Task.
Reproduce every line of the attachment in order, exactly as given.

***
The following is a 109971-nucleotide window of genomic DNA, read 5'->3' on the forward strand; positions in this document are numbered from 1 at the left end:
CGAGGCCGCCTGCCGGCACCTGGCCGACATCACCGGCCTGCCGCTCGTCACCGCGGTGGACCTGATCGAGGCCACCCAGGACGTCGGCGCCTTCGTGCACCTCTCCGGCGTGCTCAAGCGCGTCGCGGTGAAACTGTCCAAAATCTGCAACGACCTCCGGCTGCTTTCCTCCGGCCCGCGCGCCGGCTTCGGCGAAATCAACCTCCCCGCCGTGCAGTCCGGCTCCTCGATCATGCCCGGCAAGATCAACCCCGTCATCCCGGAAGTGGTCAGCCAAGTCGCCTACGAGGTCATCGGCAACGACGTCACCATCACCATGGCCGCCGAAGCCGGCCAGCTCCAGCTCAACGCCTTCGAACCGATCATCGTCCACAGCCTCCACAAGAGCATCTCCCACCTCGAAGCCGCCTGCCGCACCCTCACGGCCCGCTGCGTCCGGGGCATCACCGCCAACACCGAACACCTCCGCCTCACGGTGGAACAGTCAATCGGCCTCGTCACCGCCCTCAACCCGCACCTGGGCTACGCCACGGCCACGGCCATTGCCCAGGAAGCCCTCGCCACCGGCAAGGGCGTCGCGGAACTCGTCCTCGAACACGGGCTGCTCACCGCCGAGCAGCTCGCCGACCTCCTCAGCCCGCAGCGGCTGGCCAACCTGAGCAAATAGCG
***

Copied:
The following is a 109971-nucleotide window of genomic DNA, read 5'->3' on the forward strand; positions in this document are numbered from 1 at the left end:
CGAGGCCGCCTGCCGGCACCTGGCCGACATCACCGGCCTGCCGCTCGTCACCGCGGTGGACCTGATCGAGGCCACCCAGGACGTCGGCGCCTTCGTGCACCTCTCCGGCGTGCTCAAGCGCGTCGCGGTGAAACTGTCCAAAATCTGCAACGACCTCCGGCTGCTTTCCTCCGGCCCGCGCGCCGGCTTCGGCGAAATCAACCTCCCCGCCGTGCAGTCCGGCTCCTCGATCATGCCCGGCAAGATCAACCCCGTCATCCCGGAAGTGGTCAGCCAAGTCGCCTACGAGGTCATCGGCAACGACGTCACCATCACCATGGCCGCCGAAGCCGGCCAGCTCCAGCTCAACGCCTTCGAACCGATCATCGTCCACAGCCTCCACAAGAGCATCTCCCACCTCGAAGCCGCCTGCCGCACCCTCACGGCCCGCTGCGTCCGGGGCATCACCGCCAACACCGAACACCTCCGCCTCACGGTGGAACAGTCAATCGGCCTCGTCACCGCCCTCAACCCGCACCTGGGCTACGCCACGGCCACGGCCATTGCCCAGGAAGCCCTCGCCACCGGCAAGGGCGTCGCGGAACTCGTCCTCGAACACGGGCTGCTCACCGCCGAGCAGCTCGCCGACCTCCTCAGCCCGCAGCGGCTGGCCAACCTGAGCAAATAGCG